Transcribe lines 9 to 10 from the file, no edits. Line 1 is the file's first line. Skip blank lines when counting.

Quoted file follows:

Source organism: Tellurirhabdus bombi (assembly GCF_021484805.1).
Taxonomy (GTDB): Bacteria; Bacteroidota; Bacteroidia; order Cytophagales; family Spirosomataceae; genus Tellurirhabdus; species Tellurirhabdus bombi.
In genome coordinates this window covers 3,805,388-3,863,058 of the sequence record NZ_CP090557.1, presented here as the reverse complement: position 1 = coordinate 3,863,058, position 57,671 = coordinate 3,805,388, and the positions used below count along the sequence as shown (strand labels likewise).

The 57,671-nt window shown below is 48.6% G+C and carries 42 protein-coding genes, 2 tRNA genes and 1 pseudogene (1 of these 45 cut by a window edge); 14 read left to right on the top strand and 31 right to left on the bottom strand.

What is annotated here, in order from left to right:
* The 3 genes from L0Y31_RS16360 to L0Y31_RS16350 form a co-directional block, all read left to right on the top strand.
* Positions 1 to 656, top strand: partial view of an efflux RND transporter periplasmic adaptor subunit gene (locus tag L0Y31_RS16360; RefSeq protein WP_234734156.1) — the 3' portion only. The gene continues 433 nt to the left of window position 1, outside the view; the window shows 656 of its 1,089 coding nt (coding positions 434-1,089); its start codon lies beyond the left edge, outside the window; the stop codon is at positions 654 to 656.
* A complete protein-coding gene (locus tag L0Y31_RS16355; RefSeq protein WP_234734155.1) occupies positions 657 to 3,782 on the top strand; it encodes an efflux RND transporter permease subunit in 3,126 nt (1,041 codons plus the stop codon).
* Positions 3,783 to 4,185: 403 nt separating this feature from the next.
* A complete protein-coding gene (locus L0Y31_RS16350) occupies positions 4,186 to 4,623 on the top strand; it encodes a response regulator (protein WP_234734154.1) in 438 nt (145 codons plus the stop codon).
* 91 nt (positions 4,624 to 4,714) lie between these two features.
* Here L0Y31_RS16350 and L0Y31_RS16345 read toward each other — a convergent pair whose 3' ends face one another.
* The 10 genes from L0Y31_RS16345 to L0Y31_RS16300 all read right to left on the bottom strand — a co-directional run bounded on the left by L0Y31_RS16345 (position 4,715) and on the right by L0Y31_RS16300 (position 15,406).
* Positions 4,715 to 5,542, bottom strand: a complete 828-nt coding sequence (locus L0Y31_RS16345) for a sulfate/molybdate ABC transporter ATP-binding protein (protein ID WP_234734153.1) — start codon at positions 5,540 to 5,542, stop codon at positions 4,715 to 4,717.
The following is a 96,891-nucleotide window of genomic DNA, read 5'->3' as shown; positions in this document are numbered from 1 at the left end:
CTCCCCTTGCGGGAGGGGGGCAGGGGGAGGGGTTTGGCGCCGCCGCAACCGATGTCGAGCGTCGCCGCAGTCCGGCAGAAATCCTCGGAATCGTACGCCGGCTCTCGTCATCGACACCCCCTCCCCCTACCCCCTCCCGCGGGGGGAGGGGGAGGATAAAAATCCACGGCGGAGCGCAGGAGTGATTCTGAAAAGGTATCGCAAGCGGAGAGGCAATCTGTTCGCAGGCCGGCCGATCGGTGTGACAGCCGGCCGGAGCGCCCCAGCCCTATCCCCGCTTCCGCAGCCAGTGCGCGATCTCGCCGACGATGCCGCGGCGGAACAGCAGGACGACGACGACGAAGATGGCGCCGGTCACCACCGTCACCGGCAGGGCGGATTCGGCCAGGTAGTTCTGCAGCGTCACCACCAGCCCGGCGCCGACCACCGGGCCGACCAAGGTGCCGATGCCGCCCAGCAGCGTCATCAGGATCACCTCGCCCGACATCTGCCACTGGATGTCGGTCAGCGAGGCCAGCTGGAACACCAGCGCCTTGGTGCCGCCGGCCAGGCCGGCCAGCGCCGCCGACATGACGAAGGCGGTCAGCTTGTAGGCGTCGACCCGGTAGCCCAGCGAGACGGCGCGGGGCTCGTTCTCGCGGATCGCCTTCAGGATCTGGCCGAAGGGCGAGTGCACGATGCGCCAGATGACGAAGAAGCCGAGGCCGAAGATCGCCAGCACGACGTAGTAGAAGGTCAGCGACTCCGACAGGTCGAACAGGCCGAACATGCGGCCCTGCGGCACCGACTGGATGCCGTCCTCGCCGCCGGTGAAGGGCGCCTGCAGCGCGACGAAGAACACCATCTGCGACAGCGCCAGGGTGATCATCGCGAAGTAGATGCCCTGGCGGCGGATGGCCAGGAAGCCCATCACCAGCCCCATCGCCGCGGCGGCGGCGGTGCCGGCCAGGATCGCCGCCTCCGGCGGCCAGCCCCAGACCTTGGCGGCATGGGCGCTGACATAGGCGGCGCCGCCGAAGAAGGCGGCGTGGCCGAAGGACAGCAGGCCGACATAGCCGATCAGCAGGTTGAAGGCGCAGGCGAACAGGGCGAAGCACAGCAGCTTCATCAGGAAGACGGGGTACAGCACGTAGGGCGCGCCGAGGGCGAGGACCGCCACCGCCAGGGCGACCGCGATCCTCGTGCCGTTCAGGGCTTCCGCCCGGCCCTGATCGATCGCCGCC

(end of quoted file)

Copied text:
* Positions 3,783 to 4,185: 403 nt separating this feature from the next.
* A complete protein-coding gene (locus L0Y31_RS16350) occupies positions 4,186 to 4,623 on the top strand; it encodes a response regulator (protein WP_234734154.1) in 438 nt (145 codons plus the stop codon).